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New school, challenges await students in 2017

Boulder City High School will welcome students Jan. 2 to a new administration building and new classrooms. It has been a long time coming.

A bond was approved by the voters in 1997; Phase One, a new gymnasium, was completed in 2005 and Phase Two is now completed. It took many years. Phases Three and Four are yet to come.

It may be noted that the first improvement to the Boulder City Junior-Senior High School was the building of a contemporary-design theater in 1962, which was funded by the Ford Foundation. Boulder City schools were apparently still in charge of their own affairs at that time; the schools were incorporated into the Clark County School District in 1958. Historically, the Boulder City School District was created by Clark County commissioners in 1933. The original Boulder City Junior-Senior High school, located on Fifth Street at California Avenue, was completed in 1952. It was a beautiful school with open corridors for lockers and for walking from classroom to classroom. There were no gates; the school belonged to everyone.

However, those free and easy times could not last forever because of the violence that had crept into the culture and the attendant dangers to vulnerable aggregations of students and teachers, administrators and staff.

For example, in 2012, NPR Radio observed that “some schools in cities like Detroit, San Francisco and Cleveland are struggling to make a safer environment for their students.”

Las Vegas could easily be included in that list and, in response, the Clark County School District built its new schools to provide protection — no windows, locked gates, protected entrances. Boulder City High School became a closed campus.

But, as part of the CCSD, Boulder City High School lost more than just its openness.

Boulder City High School’s website reports: “Because Boulder City schools had been better-equipped than most public schools in the county, when Clark County School District took over, the schools in Boulder City were not allowed to upgrade their equipment until the rest of the county caught up. Some equipment from Boulder City High School was taken to other Clark County schools.”

But, how can a school within a district, as large and disparate as the CCSD became over the years, even begin to close the gap between the best and the worst? BCHS has taken a beating, in many ways, as a result of the effort. However, when it came to the plans for a new high school to replace the senior-junior high built in 1958, the teachers, parents and members of the community raised their voices in opposition to the district’s plan.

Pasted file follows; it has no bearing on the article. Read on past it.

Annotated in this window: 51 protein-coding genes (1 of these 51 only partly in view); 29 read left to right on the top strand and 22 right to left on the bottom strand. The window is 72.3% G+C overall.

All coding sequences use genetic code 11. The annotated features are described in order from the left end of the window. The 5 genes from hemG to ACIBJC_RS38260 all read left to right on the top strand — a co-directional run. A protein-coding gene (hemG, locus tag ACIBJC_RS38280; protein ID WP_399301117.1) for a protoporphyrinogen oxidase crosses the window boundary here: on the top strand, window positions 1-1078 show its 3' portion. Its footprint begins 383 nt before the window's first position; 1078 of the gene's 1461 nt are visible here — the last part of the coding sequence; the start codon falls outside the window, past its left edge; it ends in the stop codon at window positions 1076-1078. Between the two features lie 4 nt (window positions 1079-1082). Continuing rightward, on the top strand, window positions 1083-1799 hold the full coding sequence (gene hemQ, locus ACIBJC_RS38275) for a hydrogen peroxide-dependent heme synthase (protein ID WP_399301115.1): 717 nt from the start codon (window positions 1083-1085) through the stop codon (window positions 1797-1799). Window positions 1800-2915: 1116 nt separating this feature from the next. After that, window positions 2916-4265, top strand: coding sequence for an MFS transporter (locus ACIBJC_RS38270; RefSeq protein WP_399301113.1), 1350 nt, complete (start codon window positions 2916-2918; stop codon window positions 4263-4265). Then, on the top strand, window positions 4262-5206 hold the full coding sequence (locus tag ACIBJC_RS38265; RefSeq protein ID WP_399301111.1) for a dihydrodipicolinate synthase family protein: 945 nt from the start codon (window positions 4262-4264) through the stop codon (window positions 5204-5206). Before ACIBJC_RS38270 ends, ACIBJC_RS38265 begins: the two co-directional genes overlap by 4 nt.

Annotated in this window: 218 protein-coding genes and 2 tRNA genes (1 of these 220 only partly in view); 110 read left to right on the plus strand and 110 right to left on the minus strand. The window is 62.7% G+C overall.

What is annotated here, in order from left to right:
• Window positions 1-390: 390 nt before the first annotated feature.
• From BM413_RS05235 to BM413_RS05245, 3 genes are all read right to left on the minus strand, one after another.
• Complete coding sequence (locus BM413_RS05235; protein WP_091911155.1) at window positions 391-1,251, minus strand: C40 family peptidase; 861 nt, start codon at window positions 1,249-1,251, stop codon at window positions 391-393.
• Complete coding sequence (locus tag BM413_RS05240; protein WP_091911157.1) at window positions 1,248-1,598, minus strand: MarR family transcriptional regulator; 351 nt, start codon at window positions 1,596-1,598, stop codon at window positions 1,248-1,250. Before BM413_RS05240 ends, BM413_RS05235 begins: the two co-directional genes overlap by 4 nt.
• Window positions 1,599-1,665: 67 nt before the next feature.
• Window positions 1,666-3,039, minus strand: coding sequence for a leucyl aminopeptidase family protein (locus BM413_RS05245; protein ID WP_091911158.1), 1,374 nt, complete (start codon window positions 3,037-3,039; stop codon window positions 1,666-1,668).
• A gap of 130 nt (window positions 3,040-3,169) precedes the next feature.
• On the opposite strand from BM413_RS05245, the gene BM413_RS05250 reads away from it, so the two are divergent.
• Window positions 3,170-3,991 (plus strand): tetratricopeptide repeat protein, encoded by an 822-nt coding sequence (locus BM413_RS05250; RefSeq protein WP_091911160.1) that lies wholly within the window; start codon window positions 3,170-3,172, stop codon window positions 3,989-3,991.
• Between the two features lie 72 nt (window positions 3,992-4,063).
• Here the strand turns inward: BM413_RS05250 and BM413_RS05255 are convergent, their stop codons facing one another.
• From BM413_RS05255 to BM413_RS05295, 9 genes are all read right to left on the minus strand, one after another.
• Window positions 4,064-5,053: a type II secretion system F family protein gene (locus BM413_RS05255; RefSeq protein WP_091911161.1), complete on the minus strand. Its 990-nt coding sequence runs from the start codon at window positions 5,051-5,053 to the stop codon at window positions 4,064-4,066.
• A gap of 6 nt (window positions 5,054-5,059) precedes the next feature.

The entrance to the school to be built on Avenue G? No flag pole in front of the school at California Avenue and Fifth Street? The school turning its back to the Bureau of Reclamation administration building at the north end of California? No windows, when research shows that a mix of natural and artificial light creates the best environment for learning?

After the meetings and negotiations were concluded, the answer was “No! No! No! No!” The voice of the community had prevailed.

The excellence that characterized the Boulder City schools until they came under the control of what would become an enormous central district, found a voice in the school and the community that will hopefully remain a force in the years to come.

Who knows what the legislation to break up the CCSD signed by the governor in June 2015 will bring, but above all, the students who enter BCHS on Jan. 2 must meet the challenge of making the academic world inside the walls of the new school worthy of the facilities that have been built for them. It is time to connect the new BCHS to the standards set when it was part of the Boulder City School District.

Susan Stice McIntyre is a native of Boulder City and Boulder City High School graduate. She holds degrees in English and English literature, is a columnist for numerous publications and is currently co-authoring an English conversation textbook.

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